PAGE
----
I would like to know what you guys observed in your hunting area and what your opinion is on this very unusual phenomenon.

Othmar Vohringer Outdoors
Founding Member of Outdoor Bloggers Summit

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CDGardens said...

I observed pre-rut bucks sparring in the front yard on September 1st. Then on September 23rd I watched some bucks following what I assume to be does in estrus. The bucks were in hot pursuit...Clearly, this too would be at least three weeks ahead of what would be considered the regular time we are to expect the rut.

I would be interested to know also what would trigger the rut to begin earlier than usual as well.

Ronbo said...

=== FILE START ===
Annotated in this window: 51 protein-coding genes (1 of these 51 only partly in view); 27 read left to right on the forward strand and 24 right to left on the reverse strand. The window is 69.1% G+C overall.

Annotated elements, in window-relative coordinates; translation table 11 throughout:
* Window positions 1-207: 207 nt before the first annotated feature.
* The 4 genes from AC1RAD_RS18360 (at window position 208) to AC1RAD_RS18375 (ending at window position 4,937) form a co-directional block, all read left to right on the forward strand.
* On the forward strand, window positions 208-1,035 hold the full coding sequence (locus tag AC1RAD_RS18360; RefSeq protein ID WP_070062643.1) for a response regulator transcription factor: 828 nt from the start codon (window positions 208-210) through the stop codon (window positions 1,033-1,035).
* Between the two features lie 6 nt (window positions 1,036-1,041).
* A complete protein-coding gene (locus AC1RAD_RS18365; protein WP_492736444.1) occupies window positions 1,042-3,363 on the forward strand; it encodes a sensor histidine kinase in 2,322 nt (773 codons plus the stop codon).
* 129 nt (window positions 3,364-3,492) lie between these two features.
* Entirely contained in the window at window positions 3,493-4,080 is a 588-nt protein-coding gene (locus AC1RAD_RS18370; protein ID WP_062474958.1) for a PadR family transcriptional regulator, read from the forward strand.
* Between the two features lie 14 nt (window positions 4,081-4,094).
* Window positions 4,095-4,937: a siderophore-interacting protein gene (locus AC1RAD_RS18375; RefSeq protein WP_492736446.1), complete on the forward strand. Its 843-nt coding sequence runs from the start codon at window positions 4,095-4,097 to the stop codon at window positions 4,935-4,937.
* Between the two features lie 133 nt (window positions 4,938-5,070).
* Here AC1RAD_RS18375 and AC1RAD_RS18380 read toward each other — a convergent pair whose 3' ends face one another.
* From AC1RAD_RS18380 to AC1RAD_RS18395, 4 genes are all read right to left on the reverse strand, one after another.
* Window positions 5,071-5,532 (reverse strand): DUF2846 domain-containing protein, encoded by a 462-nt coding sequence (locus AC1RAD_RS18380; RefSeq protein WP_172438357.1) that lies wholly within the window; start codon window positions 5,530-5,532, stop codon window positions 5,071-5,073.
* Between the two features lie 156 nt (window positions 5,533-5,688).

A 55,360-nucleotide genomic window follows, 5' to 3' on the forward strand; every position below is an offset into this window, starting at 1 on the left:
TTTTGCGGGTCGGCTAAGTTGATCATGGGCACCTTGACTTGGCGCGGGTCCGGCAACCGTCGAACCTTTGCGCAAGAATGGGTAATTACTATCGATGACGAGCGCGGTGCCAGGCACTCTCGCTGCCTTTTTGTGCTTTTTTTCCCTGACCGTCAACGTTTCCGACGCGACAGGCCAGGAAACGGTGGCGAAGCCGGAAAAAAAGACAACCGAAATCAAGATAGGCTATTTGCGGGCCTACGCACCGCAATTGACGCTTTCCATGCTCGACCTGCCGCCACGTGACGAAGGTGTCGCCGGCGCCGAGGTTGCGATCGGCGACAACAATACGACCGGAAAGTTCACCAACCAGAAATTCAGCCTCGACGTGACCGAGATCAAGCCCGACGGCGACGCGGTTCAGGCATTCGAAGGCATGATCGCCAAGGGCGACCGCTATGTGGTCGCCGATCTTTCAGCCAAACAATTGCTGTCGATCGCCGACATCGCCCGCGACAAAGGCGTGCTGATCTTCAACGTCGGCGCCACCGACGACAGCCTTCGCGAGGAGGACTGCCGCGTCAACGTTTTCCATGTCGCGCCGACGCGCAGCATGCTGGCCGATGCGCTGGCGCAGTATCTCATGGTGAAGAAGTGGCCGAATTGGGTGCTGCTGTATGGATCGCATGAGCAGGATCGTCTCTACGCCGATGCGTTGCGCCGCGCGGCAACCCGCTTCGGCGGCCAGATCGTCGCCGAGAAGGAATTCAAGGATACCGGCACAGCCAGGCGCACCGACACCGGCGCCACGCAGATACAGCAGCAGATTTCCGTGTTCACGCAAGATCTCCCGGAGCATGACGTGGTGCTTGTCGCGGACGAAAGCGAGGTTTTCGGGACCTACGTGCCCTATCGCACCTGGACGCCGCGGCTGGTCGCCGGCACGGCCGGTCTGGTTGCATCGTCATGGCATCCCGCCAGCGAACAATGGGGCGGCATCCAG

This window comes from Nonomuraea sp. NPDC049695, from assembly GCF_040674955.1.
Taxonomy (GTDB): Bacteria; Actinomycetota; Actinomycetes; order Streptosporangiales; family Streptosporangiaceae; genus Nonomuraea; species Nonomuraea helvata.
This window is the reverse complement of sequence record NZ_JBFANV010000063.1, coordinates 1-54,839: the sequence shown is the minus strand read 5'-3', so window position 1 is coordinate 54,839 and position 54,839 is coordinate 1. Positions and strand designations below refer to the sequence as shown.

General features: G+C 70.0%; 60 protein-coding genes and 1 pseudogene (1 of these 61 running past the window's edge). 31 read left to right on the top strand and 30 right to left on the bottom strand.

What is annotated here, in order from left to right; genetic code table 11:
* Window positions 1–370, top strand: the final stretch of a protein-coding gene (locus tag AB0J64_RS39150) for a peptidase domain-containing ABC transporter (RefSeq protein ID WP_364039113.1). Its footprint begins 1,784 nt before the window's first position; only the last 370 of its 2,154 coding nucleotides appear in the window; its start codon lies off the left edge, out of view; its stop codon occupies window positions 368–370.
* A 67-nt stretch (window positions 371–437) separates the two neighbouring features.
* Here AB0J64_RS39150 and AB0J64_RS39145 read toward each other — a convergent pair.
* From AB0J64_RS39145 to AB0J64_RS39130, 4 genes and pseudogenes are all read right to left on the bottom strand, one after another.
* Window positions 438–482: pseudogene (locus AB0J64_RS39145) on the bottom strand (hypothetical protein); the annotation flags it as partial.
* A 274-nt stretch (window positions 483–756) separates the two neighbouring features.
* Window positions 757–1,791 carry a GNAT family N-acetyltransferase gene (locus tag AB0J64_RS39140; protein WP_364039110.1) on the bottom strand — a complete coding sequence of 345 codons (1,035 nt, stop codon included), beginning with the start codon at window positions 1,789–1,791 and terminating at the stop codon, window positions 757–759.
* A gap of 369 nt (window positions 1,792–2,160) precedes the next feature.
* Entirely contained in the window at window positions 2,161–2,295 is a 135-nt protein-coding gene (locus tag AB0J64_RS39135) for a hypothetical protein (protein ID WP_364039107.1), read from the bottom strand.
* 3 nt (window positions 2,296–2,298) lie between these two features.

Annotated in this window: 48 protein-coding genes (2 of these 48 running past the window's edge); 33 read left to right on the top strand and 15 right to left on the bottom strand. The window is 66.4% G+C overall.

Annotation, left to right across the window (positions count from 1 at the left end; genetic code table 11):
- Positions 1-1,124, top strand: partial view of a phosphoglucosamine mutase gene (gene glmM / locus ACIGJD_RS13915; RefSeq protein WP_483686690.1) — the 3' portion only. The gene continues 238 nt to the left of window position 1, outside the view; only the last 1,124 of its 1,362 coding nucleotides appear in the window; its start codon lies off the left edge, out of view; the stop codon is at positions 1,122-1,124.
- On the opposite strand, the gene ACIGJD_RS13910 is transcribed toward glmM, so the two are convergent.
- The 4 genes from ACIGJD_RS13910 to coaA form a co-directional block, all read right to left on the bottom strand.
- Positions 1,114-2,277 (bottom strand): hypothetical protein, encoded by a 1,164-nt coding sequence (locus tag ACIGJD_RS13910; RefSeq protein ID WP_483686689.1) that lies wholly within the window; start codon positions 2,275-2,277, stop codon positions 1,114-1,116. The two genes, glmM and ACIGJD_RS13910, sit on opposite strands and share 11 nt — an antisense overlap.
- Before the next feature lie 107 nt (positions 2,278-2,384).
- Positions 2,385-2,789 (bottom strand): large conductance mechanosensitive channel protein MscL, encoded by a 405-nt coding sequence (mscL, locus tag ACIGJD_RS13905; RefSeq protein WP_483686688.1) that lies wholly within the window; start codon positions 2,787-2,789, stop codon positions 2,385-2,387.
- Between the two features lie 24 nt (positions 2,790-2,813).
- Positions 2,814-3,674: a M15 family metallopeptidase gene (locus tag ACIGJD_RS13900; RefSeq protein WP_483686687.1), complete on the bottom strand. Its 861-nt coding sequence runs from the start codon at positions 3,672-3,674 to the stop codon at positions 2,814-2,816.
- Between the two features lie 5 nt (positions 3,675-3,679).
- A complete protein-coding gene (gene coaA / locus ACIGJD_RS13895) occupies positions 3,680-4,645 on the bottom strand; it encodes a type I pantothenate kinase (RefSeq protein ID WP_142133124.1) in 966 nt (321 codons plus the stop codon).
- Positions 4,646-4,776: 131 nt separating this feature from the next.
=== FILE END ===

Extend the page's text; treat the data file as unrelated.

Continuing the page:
I think what is being observed (early scrapes and chasing) here is the result of the increasing levels of testosterone in the Whitetail buck. This level continues to increase & peaks about Halloween. At that point it will be up to the Doe to trigger the actual breeding. The Bucks will be on the prowl and may follow Doe or Doe groups but actual breeding will not occur until the Doe enters estrus. This will normally occur during the first couple weeks of November each year give or take a few days. Temps, sex ratios and human activity will influence the amount of daytime activity. The actual RUT has three main phases, Seeking - Chasing - Breeding. With all three phases occuring during a 2 - 3 weel period in very late October through the first 12 - 18 days of November. You could see some individual Does that come into estrus earlier or a little later but for the most part these dates are the "Prime Time". In the north my best advice is to try and be in the woods during the first couple weeks of November each year. Good Luck!!